The Court also laid out a new test for secondary liability on the Internet. A computer system operator must have “actual knowledge that specific infringing material is available using its system” and “continue to provide access to infringing works.” This is true despite the fact the provider could take simple measures to prevent further damage to the copyright holder. The court struck down the vicarious liability infringement claim due to Google’s use of in-line links because Google had no ability to control the third party websites or compel them to remove infringing images found on those sites.

Framing and Inline linking of third-party content into another web page can potentially raise the following issues: trademark infringement, passing off, defamation and possibly copyright infringement for creating a derivative work.

Framing and in-line links pose the same trademark and derivative work concerns. Framing might be viewed as more problematic when it comes to trademark infringement. A viewer could easily conclude that all the material on the framing website belongs to that site. But, you cannot in-line link or frame third party web-content and always escape liability. Even though you are not directly copying the content, your framed page along with the content from an external framed page could be viewed as an unauthorized modification of the content. In terms of potentially creating a derivative work, this really is a grey area and depends on the context and nature of the framing. So far, the issue hasn’t been directly decided, but many intellectual property attorneys feel this practice could result in a derivative work.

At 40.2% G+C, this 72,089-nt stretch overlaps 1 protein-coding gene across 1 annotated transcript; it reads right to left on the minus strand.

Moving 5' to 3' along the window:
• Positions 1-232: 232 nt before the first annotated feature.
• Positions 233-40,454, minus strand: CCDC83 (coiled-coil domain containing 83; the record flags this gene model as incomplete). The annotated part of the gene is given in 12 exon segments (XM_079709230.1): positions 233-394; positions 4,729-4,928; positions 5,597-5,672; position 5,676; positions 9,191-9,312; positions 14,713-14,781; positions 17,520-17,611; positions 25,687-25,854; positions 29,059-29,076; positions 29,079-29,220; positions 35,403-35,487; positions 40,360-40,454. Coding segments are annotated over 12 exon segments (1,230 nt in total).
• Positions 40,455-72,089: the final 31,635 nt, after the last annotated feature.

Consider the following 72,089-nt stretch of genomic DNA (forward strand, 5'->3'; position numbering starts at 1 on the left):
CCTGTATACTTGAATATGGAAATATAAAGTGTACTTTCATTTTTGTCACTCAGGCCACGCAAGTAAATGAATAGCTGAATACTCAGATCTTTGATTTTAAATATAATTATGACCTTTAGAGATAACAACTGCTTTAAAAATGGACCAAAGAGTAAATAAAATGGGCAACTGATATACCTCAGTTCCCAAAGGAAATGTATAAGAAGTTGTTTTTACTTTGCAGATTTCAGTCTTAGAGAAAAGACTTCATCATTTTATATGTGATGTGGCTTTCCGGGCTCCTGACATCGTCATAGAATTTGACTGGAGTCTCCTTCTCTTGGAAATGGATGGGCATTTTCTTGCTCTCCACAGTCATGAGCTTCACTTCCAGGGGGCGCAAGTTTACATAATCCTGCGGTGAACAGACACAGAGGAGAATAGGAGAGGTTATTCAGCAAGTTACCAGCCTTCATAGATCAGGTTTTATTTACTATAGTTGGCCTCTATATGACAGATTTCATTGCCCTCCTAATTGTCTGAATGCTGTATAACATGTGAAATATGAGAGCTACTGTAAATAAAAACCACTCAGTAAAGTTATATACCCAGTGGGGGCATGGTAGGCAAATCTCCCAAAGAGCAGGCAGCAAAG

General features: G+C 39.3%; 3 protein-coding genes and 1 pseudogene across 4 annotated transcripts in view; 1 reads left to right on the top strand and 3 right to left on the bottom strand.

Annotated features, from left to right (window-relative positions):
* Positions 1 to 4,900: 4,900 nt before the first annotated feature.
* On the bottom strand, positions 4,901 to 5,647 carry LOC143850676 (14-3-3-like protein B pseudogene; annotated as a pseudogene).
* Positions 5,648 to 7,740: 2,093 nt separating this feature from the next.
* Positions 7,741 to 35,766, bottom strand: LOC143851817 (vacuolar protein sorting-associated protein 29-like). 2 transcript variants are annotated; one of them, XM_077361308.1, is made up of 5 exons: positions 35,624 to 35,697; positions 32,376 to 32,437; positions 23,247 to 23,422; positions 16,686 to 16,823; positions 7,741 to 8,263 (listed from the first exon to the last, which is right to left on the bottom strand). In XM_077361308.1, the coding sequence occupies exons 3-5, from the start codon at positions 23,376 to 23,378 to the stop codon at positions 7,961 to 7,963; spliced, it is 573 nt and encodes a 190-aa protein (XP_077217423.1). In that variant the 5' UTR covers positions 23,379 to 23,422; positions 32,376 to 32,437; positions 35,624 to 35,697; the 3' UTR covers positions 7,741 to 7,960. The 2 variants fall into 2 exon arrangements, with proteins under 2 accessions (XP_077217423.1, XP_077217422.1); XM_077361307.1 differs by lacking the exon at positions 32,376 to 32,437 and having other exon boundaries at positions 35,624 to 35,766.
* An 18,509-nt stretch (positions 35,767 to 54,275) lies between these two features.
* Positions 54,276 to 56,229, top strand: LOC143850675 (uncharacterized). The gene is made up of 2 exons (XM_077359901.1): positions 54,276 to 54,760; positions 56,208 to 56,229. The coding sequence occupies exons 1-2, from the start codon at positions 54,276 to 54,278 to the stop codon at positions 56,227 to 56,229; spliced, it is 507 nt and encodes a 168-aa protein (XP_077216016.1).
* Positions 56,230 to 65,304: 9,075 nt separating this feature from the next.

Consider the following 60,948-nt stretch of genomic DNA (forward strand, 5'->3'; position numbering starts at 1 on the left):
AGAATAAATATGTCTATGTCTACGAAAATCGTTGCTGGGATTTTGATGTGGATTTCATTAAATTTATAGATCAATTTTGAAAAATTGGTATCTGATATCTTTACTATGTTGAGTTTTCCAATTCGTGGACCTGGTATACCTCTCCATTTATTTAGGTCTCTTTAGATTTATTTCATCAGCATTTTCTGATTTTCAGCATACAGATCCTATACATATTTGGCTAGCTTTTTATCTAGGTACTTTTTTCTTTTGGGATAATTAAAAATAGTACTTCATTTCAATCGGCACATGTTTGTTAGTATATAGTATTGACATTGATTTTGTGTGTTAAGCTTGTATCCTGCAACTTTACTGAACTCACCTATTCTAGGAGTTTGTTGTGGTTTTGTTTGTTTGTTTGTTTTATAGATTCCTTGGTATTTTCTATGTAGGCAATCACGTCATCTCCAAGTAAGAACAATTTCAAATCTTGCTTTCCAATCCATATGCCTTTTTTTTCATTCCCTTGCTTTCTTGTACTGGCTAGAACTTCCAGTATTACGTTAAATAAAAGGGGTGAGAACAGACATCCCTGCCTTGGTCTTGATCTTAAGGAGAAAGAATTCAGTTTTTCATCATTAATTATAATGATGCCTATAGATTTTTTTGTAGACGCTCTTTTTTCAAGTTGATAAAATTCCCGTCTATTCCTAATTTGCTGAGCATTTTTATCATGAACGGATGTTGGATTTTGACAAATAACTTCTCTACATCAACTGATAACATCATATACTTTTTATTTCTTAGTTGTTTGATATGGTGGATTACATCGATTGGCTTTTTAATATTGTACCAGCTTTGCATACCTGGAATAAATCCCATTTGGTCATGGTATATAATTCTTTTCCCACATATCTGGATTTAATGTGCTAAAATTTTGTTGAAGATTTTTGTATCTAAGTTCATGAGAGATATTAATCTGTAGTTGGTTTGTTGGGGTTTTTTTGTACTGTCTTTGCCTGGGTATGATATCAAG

-EXAMPLE: In Futuredontics Inc. v. Applied Anagramic Inc. (1997): Applied Anagramic (Defendant) operated a web site and divided its pages into frames. Defendant’s website contained an unauthorized link to the Futuredontics website that caused copyrighted materials on plaintiff’s site to appear within one of the frames of Defendant’s website. The problem was that the rest of the page was filled with content supplied by Defendant, including its logo and information about its business operations. The court found that Futuredontics had failed to show that it was or would be injured by defendant’s conduct. Absent the requisite showing of injury, plaintiff was not entitled to injunctive relief. However, the court left the door open for the creation of a derivative work. The district court would not dismiss the claim holding that the defendants conduct may create an unauthorized derivative work.